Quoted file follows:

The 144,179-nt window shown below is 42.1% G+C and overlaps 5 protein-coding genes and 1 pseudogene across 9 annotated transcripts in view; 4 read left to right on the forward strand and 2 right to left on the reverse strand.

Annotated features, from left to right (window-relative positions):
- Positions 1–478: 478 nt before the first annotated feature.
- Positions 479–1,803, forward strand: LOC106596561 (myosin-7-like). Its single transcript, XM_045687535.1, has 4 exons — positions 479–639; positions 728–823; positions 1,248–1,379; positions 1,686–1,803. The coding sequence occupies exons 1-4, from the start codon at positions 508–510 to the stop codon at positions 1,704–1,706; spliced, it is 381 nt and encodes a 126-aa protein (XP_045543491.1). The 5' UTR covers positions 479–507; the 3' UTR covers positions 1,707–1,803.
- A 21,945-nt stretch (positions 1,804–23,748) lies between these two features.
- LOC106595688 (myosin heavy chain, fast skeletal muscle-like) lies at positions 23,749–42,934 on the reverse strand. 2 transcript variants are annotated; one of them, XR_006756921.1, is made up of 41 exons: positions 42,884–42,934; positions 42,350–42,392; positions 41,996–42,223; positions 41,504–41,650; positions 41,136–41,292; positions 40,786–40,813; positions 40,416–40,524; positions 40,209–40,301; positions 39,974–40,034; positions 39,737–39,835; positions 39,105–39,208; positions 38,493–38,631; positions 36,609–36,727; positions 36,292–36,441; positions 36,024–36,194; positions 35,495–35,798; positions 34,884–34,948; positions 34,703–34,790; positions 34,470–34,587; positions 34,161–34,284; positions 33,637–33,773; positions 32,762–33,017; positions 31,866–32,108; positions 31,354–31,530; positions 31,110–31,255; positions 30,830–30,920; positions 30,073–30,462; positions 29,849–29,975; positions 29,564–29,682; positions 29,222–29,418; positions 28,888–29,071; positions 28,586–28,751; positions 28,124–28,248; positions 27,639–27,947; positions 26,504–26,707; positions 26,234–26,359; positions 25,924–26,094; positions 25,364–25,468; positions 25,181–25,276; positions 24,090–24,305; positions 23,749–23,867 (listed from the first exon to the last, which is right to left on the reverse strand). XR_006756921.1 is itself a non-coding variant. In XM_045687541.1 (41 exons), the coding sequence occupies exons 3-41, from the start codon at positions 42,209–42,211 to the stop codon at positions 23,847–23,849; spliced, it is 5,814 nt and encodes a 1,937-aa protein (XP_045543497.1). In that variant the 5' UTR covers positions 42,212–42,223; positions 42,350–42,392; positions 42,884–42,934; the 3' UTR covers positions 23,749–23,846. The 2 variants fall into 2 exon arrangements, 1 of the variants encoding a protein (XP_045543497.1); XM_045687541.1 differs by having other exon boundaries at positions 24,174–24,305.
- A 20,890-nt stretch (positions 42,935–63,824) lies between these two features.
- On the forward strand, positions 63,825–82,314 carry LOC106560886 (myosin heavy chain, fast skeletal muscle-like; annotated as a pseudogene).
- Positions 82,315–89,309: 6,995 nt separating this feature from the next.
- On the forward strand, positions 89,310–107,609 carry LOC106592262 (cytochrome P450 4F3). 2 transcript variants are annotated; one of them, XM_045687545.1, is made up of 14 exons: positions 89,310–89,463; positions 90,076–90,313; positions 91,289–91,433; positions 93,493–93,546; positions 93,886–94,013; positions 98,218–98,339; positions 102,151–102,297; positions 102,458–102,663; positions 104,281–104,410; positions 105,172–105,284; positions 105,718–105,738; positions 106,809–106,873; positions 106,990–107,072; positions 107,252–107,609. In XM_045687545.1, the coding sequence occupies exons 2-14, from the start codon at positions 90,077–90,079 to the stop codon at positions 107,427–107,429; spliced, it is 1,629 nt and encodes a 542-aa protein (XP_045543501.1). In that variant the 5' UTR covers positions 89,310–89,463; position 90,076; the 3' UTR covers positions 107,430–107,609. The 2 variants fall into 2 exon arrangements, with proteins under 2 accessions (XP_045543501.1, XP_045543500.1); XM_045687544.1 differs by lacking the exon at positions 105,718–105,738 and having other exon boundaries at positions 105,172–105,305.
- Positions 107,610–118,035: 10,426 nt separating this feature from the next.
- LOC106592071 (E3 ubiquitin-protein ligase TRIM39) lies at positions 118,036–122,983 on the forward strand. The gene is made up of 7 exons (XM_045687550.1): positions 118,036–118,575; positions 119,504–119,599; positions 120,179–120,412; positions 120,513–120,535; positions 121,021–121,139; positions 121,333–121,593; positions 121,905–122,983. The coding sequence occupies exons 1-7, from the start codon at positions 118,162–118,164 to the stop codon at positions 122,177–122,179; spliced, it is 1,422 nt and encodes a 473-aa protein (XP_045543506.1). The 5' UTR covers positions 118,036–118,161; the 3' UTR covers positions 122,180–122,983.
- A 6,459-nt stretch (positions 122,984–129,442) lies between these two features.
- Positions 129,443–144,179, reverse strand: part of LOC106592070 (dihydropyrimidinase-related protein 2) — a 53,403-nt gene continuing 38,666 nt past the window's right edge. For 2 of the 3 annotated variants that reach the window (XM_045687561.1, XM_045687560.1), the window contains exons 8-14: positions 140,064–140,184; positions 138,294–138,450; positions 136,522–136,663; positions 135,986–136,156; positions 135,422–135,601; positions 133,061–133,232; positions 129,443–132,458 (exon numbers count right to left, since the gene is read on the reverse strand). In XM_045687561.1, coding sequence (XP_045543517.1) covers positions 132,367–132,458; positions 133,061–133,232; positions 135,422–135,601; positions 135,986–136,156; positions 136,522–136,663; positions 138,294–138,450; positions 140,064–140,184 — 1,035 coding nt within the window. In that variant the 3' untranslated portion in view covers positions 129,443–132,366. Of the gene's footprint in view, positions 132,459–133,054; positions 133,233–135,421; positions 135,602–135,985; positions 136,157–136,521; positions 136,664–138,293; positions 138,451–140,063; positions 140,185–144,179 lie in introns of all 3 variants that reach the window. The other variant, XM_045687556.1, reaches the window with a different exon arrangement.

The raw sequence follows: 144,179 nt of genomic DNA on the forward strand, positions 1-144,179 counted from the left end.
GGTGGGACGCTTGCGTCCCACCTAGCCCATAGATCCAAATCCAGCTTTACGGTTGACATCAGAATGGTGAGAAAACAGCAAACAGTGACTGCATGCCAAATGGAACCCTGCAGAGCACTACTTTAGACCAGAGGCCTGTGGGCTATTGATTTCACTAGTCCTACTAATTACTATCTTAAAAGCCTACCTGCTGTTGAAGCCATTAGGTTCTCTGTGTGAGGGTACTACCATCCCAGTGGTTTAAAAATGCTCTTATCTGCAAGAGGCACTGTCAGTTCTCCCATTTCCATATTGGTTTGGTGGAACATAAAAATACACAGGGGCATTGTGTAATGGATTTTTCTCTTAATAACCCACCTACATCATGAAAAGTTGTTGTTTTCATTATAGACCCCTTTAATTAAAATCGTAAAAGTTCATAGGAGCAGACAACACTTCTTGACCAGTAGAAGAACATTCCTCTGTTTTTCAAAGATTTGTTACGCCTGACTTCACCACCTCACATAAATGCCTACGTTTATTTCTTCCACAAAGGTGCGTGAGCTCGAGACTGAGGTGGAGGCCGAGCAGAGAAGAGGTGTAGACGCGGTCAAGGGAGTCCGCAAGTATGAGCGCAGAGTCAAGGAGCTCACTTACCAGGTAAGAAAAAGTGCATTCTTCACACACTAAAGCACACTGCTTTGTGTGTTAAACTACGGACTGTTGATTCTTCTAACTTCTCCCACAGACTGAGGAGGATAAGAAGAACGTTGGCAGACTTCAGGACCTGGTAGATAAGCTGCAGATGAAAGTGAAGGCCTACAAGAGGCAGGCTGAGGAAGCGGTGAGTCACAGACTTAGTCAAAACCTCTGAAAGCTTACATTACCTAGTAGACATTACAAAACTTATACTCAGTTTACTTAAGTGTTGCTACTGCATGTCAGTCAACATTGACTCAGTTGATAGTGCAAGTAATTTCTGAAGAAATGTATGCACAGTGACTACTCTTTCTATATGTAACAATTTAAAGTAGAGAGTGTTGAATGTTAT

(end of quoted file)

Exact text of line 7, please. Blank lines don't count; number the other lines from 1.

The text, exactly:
- A 20,890-nt stretch (positions 42,935–63,824) lies between these two features.